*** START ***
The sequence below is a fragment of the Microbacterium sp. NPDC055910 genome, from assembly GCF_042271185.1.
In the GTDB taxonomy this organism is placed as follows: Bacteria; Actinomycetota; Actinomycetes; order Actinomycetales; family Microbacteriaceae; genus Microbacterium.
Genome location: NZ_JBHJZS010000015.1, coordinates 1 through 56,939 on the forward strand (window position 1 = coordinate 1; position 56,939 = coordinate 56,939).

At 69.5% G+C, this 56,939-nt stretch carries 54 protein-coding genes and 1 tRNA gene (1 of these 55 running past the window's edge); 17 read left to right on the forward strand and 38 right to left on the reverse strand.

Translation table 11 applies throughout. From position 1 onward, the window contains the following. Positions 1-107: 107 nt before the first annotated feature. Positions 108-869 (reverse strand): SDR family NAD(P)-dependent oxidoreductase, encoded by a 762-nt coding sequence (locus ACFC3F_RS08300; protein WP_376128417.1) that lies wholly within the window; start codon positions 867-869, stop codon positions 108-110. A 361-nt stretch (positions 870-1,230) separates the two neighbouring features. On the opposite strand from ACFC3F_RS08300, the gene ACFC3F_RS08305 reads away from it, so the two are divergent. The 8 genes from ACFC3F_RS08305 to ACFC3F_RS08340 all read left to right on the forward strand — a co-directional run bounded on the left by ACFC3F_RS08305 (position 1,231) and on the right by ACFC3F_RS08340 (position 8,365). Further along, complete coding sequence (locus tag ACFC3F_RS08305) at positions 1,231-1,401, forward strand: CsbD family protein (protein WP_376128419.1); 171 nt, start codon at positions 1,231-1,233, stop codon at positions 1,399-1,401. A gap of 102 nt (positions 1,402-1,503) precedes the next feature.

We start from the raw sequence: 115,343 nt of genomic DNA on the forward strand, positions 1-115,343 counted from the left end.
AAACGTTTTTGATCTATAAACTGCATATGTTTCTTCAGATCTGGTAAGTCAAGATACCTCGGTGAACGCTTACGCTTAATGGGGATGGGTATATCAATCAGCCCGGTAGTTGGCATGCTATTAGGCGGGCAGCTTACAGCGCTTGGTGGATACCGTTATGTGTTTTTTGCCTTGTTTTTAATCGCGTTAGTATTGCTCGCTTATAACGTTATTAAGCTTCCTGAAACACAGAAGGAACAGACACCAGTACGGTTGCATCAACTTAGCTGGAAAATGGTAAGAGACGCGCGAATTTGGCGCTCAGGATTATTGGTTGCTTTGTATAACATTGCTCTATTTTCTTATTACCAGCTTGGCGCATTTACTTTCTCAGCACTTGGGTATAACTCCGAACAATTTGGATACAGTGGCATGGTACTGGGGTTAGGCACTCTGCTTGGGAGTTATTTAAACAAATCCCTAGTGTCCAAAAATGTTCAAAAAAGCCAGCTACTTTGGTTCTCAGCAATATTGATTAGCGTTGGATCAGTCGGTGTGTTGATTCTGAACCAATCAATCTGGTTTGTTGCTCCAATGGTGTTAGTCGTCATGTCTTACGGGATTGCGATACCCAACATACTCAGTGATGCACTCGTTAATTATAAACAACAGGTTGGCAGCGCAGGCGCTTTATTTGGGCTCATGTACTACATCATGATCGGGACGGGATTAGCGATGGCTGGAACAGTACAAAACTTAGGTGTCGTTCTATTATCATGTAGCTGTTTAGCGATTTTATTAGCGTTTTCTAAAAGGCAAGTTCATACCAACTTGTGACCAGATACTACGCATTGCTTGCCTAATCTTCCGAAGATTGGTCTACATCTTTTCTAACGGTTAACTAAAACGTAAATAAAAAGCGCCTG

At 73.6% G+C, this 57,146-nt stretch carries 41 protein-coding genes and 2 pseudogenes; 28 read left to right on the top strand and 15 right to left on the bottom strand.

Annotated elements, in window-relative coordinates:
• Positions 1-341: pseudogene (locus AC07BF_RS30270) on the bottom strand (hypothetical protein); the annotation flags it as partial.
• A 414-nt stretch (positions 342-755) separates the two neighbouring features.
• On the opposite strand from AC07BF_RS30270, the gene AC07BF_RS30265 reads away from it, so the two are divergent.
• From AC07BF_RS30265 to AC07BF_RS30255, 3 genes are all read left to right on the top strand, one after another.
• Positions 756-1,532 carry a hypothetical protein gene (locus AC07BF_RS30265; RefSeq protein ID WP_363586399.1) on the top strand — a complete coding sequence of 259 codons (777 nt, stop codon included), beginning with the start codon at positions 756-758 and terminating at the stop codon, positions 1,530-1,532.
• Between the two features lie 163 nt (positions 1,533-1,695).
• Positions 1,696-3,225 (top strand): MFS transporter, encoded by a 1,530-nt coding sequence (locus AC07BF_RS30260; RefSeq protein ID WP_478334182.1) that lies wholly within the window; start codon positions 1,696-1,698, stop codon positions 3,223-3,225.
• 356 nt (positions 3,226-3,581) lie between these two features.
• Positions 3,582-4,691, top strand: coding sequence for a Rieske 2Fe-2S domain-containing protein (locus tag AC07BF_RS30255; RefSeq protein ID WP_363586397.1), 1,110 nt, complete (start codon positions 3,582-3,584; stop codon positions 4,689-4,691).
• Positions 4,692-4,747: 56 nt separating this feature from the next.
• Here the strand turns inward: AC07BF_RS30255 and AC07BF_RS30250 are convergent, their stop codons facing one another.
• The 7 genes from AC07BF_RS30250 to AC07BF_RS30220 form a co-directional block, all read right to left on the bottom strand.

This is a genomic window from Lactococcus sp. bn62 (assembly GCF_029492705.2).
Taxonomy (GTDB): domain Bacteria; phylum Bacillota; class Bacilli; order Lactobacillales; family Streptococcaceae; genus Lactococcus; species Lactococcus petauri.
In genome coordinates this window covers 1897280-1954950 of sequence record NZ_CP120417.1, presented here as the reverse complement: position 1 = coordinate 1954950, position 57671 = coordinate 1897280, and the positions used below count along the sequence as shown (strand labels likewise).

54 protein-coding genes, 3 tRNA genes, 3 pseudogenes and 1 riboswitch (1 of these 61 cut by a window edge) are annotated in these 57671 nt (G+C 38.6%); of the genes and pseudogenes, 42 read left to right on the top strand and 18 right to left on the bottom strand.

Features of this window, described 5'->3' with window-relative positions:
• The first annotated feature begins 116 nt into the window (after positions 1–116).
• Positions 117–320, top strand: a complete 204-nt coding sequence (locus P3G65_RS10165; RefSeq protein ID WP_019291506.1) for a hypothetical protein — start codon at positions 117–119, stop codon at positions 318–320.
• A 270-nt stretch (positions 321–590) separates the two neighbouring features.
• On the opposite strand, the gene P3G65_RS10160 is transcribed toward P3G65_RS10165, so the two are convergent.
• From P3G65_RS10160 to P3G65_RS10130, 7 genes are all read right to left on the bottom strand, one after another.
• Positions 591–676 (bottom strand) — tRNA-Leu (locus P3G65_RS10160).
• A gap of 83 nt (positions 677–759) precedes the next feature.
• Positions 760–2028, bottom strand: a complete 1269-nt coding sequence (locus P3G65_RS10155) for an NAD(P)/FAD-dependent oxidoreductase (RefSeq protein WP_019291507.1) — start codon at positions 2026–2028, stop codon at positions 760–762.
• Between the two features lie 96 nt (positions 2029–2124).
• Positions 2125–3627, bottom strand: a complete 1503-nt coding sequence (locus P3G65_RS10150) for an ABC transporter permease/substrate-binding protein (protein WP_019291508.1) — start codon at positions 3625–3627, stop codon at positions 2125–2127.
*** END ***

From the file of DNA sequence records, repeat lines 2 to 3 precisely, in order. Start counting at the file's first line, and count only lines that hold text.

In the GTDB taxonomy this organism is placed as follows: Bacteria; Actinomycetota; Actinomycetes; order Actinomycetales; family Microbacteriaceae; genus Microbacterium.
Genome location: NZ_JBHJZS010000015.1, coordinates 1 through 56,939 on the forward strand (window position 1 = coordinate 1; position 56,939 = coordinate 56,939).